Although Fort William is renowned for downhill mountain bike racing, it isn’t just about the elite athletes. The Fort Bill World Cup is a multi-faceted event, with hoards of fans and bike companies descending on the small Scottish town for a weekend of all things mountain biking. Spectators bring bikes to ride on the trails around the Ben Nevis range, school groups and families arrive to soak up the festival atmosphere, and numerous bike companies setup as event exhibitors, bringing with them new bikes and gear to show off to the public.
One such brand was Trillion Cycles, a relative newcomer to the mountain bike market. We were first introduced to Trillion Cycles during the London Bike Show earlier this year, where we learned about the history behind the new brand and the development behind its new steel hardtail called the Prime.
Things have moved considerably since then however. Changes have been made to the lineup, and the Prime hardtail has had a complete revision in preparation for it to become available to the public. During the Fort William World Cup, we caught up with head designer at Trillion Cycles, Matt Granger, to talk about the new Prime hardtail and it’s newfound ability to fit big wheels…
Trillion Prime Features
- Made in the UK
- Reynolds 853 steel front triangle
- Colombus steel rear end
- 44mm head tube
- Designed for 160mm travel forks
- 65° head angle
- 74° seat angle
- 73mm threaded bottom bracket
- ISCG 05 chainguide tabs
- Adjustable horizontal sliding dropouts
- 420-450mm chain stay length
- Singlespeed compatible
- Boost 148x12mm thru-axle
- Fully external cable routing
- Available sizes: S/M, M/L, L/XL
- Frame RRP: £1349
- Complete bikes available from £3000
What you’re looking at here is a Trillion Prime 29er. Well, technically it’s the same frame as the regular Prime, it’s just built with 29in wheels. Thanks to the addition of horizontal sliding dropouts from the Polydrop dropouts used on the earlier prototypes, the new Prime frame has enough clearance to fit 29er wheels. So according to Trillion, you can build it with either 27.5in or 29in wheels depending on whatever floats your boat.
The Prime frame will still be made in the UK, and it’ll still be made from a combination of Reynolds 853 and Columbus tubes. You’ll be able to get it as a standalone frameset for £1349, or in complete bike options from £3000. Trillion will now offer three different frame sizes, with the reach measurements coming in at 422mm (S/M), 448mm (M/L) and 470mm (L/XL).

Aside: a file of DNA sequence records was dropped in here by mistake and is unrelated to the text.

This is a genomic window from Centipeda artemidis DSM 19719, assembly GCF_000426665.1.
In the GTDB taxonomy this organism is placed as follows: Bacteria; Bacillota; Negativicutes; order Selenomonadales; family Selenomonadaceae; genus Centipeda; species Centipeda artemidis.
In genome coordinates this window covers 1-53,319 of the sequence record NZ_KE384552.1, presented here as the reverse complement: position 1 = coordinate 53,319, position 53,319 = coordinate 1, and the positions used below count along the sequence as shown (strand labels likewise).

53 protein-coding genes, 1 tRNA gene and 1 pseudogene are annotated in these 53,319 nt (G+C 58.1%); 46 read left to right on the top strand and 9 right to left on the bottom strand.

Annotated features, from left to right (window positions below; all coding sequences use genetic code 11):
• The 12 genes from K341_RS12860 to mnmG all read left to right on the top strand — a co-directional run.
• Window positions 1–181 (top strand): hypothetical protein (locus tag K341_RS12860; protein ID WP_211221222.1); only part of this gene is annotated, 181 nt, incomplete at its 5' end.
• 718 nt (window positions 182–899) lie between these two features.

With the 29er build, the Primer offers an adjustable chainstay length that can be opened up to 450mm in the longest setting, and snugged down to 430mm in the shortest setting. Trillion claims the Prime offers clearance for up to 2.6in wide tyres, so plus tyres ain’t gunna fit, but the new crop of Wide Trail 2.5in and 2.6in wide tyres will do nicely.
Trillion has kept serviceability in check with the new Prime frame, which uses a threaded bottom bracket shell rather than a nu-skool press-fit type. Cable routing for the rear brake and derailleur has also moved to a fully external design, with the cables being secured underneath the downtube via alloy bolt-on clamps. There’s still provision for internal dropper post routing, but only from the base of the seat tube. From the exit port there, the cable runs externally with the others along the underside of the downtube.
The Prime is designed around a 160mm travel fork, whether you’re running 27.5in or 29in wheels. And so if you’re running the smaller wheels, you’ll simply end up with more bottom bracket drop. For the complete bikes, Trillion will be spec’ing a 160mm travel RockShox Yari 29er fork across all models, so there’ll be loads of clearance for fatter 27.5in rubber up front, or for the post-modern types, the potential to run the bike with a 27.5in wheel out back and a 29in wheel on the front.
At the Trillion Cycles stand at Fort William, there were a number of Prime frames built up with 27.5in wheels too, including this rather dashing salmon-mouse coloured bike – you dig?
We’ll be getting a Prime in shortly for testing, as we’re eager to see how the UK-made frame handles in the real world. For more information on the bikes and to explore spec options and full geometry charts, head to the Trillion Cycles website.